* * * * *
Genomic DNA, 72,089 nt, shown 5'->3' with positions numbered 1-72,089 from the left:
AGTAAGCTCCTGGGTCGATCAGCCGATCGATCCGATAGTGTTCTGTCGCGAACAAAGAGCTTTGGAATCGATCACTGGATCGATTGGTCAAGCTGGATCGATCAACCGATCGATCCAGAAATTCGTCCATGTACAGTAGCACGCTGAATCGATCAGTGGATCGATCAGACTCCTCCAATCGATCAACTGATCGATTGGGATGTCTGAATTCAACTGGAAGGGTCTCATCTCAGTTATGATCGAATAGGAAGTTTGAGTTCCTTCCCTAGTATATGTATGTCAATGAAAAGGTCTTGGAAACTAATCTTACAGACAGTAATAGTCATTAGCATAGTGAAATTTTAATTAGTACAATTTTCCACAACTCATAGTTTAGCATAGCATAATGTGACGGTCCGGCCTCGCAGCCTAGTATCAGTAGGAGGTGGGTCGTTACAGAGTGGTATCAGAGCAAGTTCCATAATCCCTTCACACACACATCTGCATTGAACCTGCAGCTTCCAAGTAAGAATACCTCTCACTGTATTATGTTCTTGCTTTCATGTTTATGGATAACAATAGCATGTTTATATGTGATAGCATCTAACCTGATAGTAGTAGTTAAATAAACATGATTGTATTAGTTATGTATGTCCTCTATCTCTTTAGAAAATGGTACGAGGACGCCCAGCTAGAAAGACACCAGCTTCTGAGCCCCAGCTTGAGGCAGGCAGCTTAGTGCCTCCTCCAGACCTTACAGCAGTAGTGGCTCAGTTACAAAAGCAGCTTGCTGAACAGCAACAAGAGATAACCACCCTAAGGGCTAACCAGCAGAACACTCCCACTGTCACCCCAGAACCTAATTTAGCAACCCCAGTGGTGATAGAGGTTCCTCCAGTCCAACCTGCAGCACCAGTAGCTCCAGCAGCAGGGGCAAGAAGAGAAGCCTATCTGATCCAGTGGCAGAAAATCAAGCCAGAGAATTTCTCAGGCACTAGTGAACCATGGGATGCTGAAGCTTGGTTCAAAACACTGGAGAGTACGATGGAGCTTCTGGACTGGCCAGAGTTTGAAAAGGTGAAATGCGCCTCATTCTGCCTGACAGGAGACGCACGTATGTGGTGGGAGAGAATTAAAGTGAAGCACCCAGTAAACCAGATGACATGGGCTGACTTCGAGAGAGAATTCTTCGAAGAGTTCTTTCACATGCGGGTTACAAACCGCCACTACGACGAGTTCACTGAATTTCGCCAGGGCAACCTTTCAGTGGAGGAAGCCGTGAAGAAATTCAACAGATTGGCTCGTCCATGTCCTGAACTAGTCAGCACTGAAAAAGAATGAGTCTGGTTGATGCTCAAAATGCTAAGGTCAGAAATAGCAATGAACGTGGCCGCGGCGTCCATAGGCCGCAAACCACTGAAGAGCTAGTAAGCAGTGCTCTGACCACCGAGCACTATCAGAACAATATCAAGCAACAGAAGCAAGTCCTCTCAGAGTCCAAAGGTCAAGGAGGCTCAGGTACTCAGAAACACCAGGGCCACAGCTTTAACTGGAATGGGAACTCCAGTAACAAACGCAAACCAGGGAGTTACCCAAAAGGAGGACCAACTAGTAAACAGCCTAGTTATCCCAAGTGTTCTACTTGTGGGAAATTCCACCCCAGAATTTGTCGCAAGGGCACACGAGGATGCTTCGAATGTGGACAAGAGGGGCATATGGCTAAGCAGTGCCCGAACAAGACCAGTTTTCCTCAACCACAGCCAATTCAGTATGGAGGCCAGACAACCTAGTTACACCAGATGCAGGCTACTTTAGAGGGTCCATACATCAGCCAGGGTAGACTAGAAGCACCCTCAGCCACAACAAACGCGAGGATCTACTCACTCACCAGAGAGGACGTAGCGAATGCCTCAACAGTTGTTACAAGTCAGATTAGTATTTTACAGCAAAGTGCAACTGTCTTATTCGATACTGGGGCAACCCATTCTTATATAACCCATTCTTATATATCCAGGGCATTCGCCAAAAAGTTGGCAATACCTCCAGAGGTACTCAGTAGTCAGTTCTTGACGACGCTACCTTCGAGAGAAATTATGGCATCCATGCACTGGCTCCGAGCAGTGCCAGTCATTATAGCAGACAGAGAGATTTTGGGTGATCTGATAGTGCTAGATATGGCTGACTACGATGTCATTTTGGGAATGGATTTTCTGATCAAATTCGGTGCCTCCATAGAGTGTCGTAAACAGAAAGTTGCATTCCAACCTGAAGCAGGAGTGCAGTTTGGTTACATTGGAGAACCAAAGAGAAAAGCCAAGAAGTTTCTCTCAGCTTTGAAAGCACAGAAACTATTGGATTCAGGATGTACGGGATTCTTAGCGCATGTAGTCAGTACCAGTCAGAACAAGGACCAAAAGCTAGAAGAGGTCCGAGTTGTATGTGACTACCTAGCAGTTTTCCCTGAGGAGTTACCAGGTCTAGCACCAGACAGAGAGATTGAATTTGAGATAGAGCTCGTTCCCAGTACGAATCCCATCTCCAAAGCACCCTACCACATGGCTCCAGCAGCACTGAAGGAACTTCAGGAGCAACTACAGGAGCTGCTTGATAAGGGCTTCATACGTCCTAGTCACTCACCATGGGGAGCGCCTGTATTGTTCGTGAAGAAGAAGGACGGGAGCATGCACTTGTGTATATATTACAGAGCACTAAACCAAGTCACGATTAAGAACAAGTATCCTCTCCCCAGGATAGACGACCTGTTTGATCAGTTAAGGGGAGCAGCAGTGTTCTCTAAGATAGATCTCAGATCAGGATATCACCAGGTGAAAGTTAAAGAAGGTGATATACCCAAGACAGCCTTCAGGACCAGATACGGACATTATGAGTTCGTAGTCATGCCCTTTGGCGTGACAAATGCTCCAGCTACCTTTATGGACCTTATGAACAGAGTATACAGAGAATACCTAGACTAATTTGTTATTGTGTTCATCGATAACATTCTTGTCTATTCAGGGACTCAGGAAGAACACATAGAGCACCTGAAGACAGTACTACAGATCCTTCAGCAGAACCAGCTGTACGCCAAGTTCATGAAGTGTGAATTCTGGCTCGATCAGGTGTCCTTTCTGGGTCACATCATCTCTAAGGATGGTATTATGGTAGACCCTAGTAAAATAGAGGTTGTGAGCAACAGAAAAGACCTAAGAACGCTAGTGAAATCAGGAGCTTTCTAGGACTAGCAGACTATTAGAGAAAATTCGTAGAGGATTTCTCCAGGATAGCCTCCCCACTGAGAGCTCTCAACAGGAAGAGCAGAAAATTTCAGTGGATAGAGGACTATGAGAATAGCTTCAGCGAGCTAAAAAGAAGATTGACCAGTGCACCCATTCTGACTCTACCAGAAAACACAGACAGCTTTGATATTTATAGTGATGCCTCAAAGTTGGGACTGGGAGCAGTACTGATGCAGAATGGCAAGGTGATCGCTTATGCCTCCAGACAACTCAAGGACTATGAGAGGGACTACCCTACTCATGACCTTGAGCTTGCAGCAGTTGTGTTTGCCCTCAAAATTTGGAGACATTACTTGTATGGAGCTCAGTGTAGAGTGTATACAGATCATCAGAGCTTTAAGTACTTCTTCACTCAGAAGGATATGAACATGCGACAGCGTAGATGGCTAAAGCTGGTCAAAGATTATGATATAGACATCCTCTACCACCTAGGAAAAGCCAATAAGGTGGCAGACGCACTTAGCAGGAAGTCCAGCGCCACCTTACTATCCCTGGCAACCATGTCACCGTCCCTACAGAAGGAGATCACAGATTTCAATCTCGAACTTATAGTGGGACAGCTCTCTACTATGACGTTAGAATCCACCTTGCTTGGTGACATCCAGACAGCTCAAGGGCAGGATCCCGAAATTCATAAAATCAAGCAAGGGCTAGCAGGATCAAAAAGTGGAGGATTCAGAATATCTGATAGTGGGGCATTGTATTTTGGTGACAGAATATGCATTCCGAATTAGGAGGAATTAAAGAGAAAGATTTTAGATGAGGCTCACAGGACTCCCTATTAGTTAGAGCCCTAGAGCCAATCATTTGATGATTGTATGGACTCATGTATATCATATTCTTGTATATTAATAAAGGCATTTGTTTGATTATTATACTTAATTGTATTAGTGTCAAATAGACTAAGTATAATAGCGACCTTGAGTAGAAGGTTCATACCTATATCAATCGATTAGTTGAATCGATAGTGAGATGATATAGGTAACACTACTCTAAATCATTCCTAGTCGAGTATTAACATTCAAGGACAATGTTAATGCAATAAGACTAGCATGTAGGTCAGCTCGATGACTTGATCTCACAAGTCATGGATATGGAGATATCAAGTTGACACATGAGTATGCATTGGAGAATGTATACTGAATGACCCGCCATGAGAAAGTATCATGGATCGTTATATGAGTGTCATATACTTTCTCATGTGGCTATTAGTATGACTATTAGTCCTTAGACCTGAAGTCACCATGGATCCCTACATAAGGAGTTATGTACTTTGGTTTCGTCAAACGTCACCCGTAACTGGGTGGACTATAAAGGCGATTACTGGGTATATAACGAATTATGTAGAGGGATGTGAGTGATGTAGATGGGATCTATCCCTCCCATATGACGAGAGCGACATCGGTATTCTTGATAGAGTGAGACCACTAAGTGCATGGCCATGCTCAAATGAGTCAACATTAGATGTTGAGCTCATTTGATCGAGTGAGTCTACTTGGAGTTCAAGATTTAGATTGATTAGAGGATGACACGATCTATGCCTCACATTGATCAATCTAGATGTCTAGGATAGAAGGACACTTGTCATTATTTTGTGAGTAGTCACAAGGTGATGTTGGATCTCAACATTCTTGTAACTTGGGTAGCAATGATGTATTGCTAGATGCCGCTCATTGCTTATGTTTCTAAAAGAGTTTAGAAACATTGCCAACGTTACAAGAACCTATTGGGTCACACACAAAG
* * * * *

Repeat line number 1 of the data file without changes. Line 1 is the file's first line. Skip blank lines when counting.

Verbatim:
Genomic DNA, 72,089 nt, shown 5'->3' with positions numbered 1-72,089 from the left: